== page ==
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ONCE more, O Trent! along thy pebbly marge
A pensive invalid, reduced and pale,
From the close sick-room newly let at large,

Wooes to his wan-worn cheek the pleasant gale.
Oh! to his ear how musical the tale

Which fills with joy the throstle's little throat!
And all the sounds which on the fresh breeze sail,
How wildly novel on his senses float!

It was on this, that many a sleepless night,
As lone he watch'd the taper's sickly gleam,
And at his casement heard, with wild affright,
The owl's dull wing and melancholy scream,
On this he thought, this, this, his sole desire,
Thus once again to hear the warbling woodland choir.


GIVE me a cottage on some Cambrian wild,
Where, far from cities, I can spend my days,
And by the beauties of the scene beguiled,
May pity man's pursuits and shun his ways.
While on the rock I mark the browsing goat,
List to the mountain torrent's distant noise,
Or the hoarse bittern's solitary note,

I shall not want the world's delusive joys,
But with my little scrip, my book, my lyre,
Shall think my lot complete, nor covet more;
And when, with time, shall wane the vital fire,
I'll raise my pillow on the desert shore,
And lay me down to rest, where the wild wave
Shall make sweet music o'er my lonely grave.


EMBLEM of life! see changeful April sail
In varying vest along the shadowy skies,
Now bidding summer's softest zephyrs rise,
Anon, recalling winter's stormy gale,
And pouring from the cloud her sudden hail;
Then smiling through the tear that dims her eyes,
While Iris with her braid the welkin dyes,
Promises of sunshine, not so prone to fail.
So, to us, sojourners in life's low vale,

The smiles of Fortune flatter to deceive,
While still the Fates the web of misery weave;
So Hope exultant spreads her aëry sail,
And from the present gloom the soul conveys,
To distant summers and far happier days.



OH! green was the corn as I rode on my way,
And bright were the dews on the blossoms of May,
And dark was the sycamore's shade to behold,
And the oak's tender leaf was of em'rald and gold.

The thrush from his holly, the lark from his cloud
Their chorus of rapture sung jovial and loud;
From the soft vernal sky, to the soft grassy ground,
Where was beauty above me, beneath, and around.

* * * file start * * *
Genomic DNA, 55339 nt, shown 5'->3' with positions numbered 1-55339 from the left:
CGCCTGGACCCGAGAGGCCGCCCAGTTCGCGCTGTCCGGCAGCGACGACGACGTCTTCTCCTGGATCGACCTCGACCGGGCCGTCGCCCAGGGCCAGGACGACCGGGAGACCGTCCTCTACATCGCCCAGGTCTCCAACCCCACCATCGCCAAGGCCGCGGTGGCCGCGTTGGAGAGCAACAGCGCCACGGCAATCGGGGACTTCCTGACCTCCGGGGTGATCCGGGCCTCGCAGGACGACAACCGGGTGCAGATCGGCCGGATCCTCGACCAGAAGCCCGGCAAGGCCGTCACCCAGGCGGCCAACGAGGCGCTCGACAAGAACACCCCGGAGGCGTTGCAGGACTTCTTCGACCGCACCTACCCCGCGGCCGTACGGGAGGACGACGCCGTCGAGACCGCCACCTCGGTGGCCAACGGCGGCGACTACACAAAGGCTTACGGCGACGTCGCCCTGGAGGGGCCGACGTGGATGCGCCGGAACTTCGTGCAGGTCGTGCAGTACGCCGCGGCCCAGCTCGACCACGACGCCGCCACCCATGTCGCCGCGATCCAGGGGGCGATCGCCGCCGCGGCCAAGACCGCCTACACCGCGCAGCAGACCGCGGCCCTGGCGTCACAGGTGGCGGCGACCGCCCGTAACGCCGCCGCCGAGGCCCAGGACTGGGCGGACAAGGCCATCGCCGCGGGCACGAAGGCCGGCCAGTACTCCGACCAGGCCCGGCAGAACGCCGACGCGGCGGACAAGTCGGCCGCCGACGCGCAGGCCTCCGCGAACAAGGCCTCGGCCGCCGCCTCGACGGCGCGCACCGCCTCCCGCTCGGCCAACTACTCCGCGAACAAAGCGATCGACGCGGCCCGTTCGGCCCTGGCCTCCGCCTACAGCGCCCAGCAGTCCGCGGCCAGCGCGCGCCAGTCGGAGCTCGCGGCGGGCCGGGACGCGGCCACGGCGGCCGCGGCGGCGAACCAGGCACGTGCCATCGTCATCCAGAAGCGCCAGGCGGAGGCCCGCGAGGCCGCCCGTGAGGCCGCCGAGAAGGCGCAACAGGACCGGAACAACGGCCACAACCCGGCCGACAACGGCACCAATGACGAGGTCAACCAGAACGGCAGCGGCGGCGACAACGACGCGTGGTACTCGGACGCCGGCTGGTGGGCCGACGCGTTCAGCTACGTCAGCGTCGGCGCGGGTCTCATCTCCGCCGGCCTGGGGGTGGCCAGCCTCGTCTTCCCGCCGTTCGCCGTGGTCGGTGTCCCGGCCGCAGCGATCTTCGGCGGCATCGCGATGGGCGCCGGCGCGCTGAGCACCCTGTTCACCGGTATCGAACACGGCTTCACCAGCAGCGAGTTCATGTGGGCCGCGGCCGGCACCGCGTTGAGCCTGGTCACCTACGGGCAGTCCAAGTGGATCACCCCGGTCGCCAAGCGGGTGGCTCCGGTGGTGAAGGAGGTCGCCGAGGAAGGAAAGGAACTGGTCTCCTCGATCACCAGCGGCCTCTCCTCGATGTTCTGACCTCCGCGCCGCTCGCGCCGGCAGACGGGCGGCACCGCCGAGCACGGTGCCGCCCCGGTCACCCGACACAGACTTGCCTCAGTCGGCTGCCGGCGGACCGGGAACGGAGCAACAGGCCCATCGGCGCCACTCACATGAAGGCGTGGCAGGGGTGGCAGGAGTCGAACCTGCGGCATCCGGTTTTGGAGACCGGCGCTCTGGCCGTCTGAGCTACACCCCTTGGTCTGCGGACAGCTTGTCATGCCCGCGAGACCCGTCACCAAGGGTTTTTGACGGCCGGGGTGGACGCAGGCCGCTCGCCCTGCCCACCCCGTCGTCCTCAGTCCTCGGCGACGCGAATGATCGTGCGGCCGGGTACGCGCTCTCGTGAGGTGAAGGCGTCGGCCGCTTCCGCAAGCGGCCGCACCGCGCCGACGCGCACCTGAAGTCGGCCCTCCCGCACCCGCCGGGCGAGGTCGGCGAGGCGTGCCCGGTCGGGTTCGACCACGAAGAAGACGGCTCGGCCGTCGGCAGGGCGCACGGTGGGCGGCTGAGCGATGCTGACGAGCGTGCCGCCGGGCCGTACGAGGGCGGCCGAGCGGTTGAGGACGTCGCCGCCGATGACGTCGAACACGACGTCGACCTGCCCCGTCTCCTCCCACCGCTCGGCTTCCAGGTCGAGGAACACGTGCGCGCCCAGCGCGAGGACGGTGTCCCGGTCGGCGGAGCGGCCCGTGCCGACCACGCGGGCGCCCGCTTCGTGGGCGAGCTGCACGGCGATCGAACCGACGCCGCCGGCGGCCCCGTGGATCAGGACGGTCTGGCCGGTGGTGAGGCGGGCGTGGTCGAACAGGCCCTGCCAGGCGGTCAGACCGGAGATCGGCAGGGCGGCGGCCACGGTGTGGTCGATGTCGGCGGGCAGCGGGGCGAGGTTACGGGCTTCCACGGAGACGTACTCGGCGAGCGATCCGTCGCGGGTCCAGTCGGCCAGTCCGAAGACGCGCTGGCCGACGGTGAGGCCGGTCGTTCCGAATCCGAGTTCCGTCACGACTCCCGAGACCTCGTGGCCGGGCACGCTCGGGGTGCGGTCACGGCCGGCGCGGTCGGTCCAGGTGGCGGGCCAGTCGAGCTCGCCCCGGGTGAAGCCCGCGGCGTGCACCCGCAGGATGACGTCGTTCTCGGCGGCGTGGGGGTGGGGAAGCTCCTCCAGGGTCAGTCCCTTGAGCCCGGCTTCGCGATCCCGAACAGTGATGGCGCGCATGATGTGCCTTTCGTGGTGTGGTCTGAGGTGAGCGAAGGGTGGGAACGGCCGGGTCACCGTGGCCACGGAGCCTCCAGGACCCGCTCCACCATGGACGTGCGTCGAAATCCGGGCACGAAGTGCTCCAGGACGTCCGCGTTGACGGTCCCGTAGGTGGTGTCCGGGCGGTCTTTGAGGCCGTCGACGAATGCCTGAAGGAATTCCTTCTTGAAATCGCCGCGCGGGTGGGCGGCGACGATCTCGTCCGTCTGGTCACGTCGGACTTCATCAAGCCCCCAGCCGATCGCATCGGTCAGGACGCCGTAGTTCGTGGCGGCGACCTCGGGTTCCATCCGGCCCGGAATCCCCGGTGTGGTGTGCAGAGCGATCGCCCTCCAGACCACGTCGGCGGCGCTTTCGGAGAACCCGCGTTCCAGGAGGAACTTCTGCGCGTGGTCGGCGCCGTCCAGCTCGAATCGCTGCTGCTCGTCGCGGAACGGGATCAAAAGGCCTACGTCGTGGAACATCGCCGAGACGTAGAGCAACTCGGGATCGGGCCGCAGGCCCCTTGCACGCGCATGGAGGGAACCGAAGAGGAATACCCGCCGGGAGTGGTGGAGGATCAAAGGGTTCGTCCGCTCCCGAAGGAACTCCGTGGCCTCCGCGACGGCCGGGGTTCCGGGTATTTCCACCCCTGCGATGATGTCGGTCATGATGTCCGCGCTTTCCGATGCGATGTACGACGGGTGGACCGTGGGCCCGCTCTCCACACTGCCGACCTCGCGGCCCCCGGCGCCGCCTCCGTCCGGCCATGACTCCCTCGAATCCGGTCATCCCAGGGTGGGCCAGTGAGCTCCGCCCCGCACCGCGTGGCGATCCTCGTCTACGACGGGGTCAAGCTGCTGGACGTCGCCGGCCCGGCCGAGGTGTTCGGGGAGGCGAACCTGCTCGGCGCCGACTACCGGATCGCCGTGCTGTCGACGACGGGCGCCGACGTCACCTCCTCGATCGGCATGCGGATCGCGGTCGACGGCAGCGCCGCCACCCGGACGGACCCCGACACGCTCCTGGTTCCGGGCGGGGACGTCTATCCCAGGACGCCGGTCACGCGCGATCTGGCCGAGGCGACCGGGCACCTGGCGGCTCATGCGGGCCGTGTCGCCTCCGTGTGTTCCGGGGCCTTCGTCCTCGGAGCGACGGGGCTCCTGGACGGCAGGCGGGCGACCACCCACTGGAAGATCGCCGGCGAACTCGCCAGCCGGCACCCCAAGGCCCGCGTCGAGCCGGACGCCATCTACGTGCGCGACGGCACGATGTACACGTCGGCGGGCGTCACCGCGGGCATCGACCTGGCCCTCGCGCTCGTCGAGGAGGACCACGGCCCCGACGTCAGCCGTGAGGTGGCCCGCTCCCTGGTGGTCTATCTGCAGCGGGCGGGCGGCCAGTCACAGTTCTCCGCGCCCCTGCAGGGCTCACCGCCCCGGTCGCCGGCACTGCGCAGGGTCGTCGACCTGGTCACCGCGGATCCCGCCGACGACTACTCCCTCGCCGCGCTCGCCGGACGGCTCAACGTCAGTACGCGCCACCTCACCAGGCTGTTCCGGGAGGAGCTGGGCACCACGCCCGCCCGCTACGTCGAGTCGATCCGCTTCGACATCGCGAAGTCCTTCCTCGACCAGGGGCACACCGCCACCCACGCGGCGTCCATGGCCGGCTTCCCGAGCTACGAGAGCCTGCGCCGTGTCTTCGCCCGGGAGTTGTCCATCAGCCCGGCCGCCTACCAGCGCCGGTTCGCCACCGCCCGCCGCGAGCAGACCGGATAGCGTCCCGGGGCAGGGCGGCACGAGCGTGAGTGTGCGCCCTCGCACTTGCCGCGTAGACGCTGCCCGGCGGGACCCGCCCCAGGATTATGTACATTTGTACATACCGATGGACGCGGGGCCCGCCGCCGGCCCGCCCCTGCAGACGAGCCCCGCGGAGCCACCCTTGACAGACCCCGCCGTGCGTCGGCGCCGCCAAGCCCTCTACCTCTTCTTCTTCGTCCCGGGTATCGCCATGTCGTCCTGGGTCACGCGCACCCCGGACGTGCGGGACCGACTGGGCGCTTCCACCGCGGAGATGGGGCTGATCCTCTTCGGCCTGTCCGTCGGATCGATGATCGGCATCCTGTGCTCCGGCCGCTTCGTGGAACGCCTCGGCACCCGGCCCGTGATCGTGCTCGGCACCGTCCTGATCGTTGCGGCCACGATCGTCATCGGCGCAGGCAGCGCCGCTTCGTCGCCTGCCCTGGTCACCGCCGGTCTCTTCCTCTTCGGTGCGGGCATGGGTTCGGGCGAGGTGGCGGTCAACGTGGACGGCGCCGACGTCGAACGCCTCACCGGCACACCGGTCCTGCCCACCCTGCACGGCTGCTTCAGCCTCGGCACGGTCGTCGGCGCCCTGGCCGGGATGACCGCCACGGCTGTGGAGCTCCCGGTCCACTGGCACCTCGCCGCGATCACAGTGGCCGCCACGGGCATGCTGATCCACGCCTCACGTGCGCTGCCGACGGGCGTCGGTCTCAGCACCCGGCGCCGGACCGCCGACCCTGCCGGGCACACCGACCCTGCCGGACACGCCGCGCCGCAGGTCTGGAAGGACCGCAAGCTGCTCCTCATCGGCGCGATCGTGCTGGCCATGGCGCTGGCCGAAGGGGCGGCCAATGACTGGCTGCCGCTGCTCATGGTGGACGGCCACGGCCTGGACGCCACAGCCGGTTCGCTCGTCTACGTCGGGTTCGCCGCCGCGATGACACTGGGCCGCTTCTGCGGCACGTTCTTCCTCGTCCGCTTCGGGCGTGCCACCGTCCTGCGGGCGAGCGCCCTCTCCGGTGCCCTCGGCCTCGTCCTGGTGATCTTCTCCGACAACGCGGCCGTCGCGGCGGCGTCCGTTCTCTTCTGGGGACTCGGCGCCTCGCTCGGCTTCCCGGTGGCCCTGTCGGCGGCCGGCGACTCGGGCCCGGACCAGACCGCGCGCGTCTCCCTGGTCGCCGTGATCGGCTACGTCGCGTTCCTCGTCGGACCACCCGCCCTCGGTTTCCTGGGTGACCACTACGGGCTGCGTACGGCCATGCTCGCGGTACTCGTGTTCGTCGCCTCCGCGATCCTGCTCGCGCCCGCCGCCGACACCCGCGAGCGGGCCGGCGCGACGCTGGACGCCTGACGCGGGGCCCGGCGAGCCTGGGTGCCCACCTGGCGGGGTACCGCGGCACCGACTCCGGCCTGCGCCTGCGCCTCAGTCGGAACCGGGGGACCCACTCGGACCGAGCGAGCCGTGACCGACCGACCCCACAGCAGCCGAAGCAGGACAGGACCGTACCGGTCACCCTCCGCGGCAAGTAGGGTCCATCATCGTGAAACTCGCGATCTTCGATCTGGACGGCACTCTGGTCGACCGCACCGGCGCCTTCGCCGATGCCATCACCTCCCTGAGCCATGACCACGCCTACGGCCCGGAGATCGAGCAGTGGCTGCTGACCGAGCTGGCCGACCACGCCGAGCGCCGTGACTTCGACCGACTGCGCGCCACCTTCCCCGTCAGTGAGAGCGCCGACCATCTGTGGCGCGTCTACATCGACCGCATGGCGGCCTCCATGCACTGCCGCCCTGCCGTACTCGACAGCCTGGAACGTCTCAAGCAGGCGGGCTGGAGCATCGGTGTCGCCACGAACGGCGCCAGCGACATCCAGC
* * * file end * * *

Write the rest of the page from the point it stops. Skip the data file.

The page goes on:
The mild southern breeze brought a show'r from the hill,
And yet, though it left me all dripping and chill,
I felt a new pleasure, as onward I sped,

To gaze where the rainbow gleam'd broad overhead.

Oh, such be life's journey, and such be our skill,
To lose in its blessings the sense of its ill;
Through sunshine and shower may our progress be even,
And our tears add a charm to the prospect of heaven.



PRAYER is the soul's sincere desire,
Utter'd, or unexpress'd;
The motion of a hidden fire,
That trembles in the breast.

Prayer is the burden of a sigh,
The falling of a tear;
The upward glancing of an eye,
When none but God is near.

Prayer is the Christian's vital breath,
The Christian's native air;
His watchword at the gates of death :
He enters Heaven with prayer.

Prayer is the contrite sinner's voice,
Returning from his ways;
While angels in their songs rejoice,
And cry, "Behold he prays.'

Nor prayer is made on earth alone;
The Holy Spirit pleads,

And Jesus on the eternal throne
For mourners intercedes.

O Thou, by whom we come to God,—
The Life, the Truth, the Way!
The path of prayer thyself hast trod :-
Lord, teach us how to pray!



THE clock is on the stroke of six,
The father's work is done;

Sweep up the hearth and mend the fire,
And put the kettle on;

The night wind it is blowing cold,

"Tis dreary crossing o'er the wold.

He's crossing o'er the wold apace,
He's stronger than the storm;
He does not feel the cold, not he,
His heart it is so warm;

For father's heart is stout and true
As ever human bosom knew.

He makes all toil, all hardship light→
Would all men were the same!
So ready to be pleased, so kind,
So very slow to blame!

Folks need not be unkind, austere,
For love hath readier will than fear!

And we'll do all that father likes,
His wishes are so few;
Would they were more ! that


Some wish of his I knew ; I'm sure it makes a happy day, When I can please him any way.

I know he's coming by this sign,
That baby's almost wild;


See how he laughs, and crows, and stares-
Heaven bless the merry child!

His father's self in face and limb;
And father's heart is strong in him.

Hark! hark! I hear his footsteps now

He's through the garden gate;

Run, little Bess, and ope the door,

And do not let him wait!

Shout, baby, shout, and clap thy hands,
For father on the threshold stands !




GONE are the glorious Greeks of old,
Glorious in mien and mind;
Their bones are mingled with the mould,
Their dust is on the wind;

The forms they hew'd from living stone,
Survive the waste of years, alone,
And scatter'd with their ashes, show
What greatness perish'd long ago.

Yet fresh the myrtles there-the springs
Gush brightly as of yore;

Flowers blossom from the dust of kings,
As many an age before.

There Nature moulds as nobly now
As e'er of old the human brow;

And copies still the martial form
That braved Platea's battle storm.

Boy! thy first looks were taught to seek
Their heaven in Hella's skies;
Her airs have tinged thy dusky cheek,
Her sunshine lit thine eyes;

Thine ears have drunk the woodland strains
Heard by old poets, and thy veins
Swell with the blood of demigods,
That slumber in thy country's sods.

Now is thy nation free-though late;
Thy elder brethren broke-
Broke, ere thy spirit felt its weight,
The intolerable yoke.

And Greece, decay'd, dethroned, doth see
Her youth renew'd in such as thee;
A shoot of that old vine that made
The nations silent in its shade.

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